When new, the Senator at $45,450 wasn’t the most expensive model on HSV’s list of offerings. However, with 217 cars produced from April-June 1992 they are easier to find than the more expensive 5000i. Senators delivered 180kW from the standard HSV V8, with automatic or five-speed manual transmission. Sports seats were trimmed in partial or full leather, and standard features include climate control air-con, a trip computer, and electric windows and mirrors. A multi-stack CD system was optional at undisclosed cost.  

Despite scarcity, the VP Senator isn’t particularly expensive and typically cheaper than the less opulent VP GTS. 

Senators that have travelled just 8000 kilometres annually but need some attention to paint and trim, sell at $30-35,000. Outstanding examples have been advertised at more than $60,000, but nailing down buyers at that level can prove difficult.


VALUE RANGE:
Fair: $15,000
Good: $35,000
Excellent: $55,000

WB CAPRICE

WB Statesman -002.jpg

Whoever decides the relative values of interesting older cars really has their sums wrong when it comes to pricing the WB Caprice. The same goes for Statesman-based cars made by HDT; the Magnum which is ultra rare and still ridiculously cheap. 

Benefitting from Holden’s Radial Tuned Suspension, the Caprice is a big car that handles like a smaller one. Body roll, providing the shock absorbers remain in good condition, is well-controlled, the all-coil ride is excellent and standard alloy wheels with their ER60 tyres adequately support 1800kg.

Seat trim in a Caprice can be leather or velour and the dash is liberally decorated with simulated veneer. Cars hoping to achieve the Condition 1 prices need to have the interior in close to mint condition. 

Current Caprice values are inexplicably low and look set to remain that way until the numbers of cars in the market dwindles considerably. Lower priced examples will struggle as trim deteriorates and paint fades to justify their survival, but with some owners not especially bothered by appearance, these robust cars might go on almost indefinitely.

VALUE RANGE:
Fair: $14,000
Good: $27,500
Excellent: $38,000

VL CALAIS V8

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In 1986 as the VL Commodore was launched, fears were rife that this could be Holden’s last Australian sourced car.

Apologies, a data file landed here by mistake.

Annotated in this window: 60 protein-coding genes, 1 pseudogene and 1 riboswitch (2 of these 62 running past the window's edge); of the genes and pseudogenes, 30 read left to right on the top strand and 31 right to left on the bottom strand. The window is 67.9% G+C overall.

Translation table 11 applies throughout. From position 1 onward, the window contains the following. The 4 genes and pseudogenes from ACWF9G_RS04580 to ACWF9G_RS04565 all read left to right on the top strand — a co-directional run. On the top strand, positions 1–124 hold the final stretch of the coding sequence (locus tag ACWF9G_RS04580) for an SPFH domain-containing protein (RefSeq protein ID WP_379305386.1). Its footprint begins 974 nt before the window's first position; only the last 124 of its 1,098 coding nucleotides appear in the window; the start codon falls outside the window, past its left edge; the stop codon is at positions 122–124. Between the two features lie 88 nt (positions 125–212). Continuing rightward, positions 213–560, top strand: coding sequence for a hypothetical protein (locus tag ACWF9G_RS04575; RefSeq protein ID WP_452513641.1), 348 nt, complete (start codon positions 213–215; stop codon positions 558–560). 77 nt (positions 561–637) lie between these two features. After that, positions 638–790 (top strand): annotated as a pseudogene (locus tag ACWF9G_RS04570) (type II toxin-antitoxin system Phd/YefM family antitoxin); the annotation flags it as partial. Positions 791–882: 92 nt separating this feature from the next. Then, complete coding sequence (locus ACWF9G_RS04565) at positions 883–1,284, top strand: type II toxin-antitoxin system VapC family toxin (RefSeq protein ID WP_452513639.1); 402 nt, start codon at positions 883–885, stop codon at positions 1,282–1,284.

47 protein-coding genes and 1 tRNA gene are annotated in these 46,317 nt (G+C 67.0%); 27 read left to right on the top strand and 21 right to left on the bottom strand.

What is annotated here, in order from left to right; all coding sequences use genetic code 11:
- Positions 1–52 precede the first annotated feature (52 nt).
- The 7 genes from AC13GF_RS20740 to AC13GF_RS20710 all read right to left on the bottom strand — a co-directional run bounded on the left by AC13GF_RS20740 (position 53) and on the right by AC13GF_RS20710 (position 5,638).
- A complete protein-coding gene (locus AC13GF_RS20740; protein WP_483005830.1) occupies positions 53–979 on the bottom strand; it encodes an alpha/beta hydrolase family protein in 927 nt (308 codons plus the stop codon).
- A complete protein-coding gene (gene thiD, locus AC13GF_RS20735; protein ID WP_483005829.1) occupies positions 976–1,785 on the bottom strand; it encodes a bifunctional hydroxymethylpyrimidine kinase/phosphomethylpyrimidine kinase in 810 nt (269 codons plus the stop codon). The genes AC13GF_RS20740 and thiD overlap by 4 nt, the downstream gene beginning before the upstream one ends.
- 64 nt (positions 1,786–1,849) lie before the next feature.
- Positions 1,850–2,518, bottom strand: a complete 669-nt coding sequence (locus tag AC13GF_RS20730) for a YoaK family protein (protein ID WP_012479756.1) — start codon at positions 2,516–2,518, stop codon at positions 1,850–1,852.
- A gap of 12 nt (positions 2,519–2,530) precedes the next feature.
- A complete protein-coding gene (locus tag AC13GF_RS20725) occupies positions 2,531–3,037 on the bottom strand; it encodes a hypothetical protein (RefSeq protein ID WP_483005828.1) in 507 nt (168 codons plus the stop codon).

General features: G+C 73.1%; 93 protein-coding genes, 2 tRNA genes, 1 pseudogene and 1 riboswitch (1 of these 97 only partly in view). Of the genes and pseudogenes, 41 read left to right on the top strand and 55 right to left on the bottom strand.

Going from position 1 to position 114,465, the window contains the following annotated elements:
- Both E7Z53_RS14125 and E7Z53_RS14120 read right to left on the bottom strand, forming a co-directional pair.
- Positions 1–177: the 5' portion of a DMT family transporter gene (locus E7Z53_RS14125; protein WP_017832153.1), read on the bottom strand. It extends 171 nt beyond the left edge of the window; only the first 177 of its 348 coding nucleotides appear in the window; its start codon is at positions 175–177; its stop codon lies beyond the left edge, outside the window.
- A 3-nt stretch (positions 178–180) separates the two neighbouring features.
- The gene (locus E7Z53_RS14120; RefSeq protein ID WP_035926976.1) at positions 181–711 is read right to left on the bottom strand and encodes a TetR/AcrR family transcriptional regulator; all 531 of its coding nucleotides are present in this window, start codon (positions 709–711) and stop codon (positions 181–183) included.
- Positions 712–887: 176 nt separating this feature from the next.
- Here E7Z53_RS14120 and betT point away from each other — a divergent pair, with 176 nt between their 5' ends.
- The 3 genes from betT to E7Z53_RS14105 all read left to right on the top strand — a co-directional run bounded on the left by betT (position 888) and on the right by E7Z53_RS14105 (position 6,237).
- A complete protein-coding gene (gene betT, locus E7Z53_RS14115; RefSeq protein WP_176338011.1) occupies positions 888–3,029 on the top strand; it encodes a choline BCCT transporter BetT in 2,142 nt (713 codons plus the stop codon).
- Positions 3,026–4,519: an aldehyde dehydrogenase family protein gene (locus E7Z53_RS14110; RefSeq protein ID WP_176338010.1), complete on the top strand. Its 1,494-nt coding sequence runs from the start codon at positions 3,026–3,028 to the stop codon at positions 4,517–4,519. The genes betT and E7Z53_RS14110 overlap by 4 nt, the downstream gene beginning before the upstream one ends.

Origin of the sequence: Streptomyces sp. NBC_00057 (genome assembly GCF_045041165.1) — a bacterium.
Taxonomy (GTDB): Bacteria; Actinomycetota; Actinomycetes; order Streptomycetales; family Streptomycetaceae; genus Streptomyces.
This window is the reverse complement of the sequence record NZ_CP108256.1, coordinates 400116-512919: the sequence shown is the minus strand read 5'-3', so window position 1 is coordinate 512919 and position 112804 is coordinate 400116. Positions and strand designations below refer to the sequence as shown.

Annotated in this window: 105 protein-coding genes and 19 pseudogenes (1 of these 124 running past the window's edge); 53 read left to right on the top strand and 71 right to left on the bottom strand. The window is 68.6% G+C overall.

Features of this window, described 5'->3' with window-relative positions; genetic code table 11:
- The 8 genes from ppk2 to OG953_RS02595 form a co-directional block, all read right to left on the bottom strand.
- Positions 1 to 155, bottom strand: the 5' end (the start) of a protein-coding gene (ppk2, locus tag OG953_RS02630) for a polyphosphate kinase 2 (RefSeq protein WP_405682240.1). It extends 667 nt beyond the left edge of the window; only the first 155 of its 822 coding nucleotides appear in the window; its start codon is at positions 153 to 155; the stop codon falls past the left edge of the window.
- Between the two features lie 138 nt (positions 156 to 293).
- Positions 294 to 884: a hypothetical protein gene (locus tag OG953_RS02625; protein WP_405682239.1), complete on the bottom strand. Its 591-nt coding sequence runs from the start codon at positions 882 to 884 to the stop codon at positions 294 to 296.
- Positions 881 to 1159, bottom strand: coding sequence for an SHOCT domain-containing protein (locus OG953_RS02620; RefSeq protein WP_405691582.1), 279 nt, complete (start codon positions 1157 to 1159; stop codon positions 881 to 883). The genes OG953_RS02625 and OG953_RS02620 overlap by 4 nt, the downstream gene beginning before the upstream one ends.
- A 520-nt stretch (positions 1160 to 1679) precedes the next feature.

The company was out of money and almost out of ways to freshen a Commodore that had survived largely unchanged for eight years. 

However, Holden’s stylists knew people in the USA who had been playing for decades with hidden headlamps and happily shared plans for a mechanism that would partly conceal the lights on the Calais for a bit of added mystique.

What started out as a ploy became a fad as people walking past a parked VL would begin humming the Kim Carnes’ hit Bette Davis Eyes.  

VL Calais sedans and the very rare wagon came standard with the Nissan six, but also Holden’s reincarnated 4.9-litre V8 that had learned to drink the new unleaded brew, or the 150kW turbo six. 

Today, when scanning the classifieds for a decent Calais V8, discard any that might have been significantly modified. They are less likely to appreciate more than cars in stock condition and might in decades ahead, even have their use restricted as more stringent rules are applied to Historic vehicles with modifications. 

VALUE RANGE: 
Fair: $24,000
Good: $52,000
Excellent: $72,000

HK-HG Brougham

UNC_344_BRO-03.jpeg

Everyone Panic! Certainly everyone at Holden did when Ford shocked the market with its USA-sourced ZA Fairlane; a car to which Holden in 1967 had absolutely no reply. 

A year later when the HK range emerged, GM-H had craftily extended the rear mudguards to produce a Fairlane rival, however, the market was having none of it. The Brougham, produced in HK, HT and HG series, had a 5.0-litre V8, elaborate seat trim plus a decently sized boot. What it didn’t offer was the Fairlane’s longer wheelbase with extra rear legroom or cabin width and wouldn’t, until replaced in 1971 by the Statesman.

People buying a Brougham needed to spend $3855 against the $3453 for an HK V8 Premier. What they got for their money was that extra bit of boot space, a vinyl roof as standard and seat trim which Holden’s brochure writers described as ‘opulent, nylon blend brocade’.

Broughams in excellent condition generally cost $55-65,000 or somewhat less than a V8 Premier. Just how much less is often determined by how well that trim has resisted wear during its lifetime. Trimming in correct materials is expensive. 

VALUE RANGE:
Fair: $14,000
Good: $45,000
Excellent: $62,500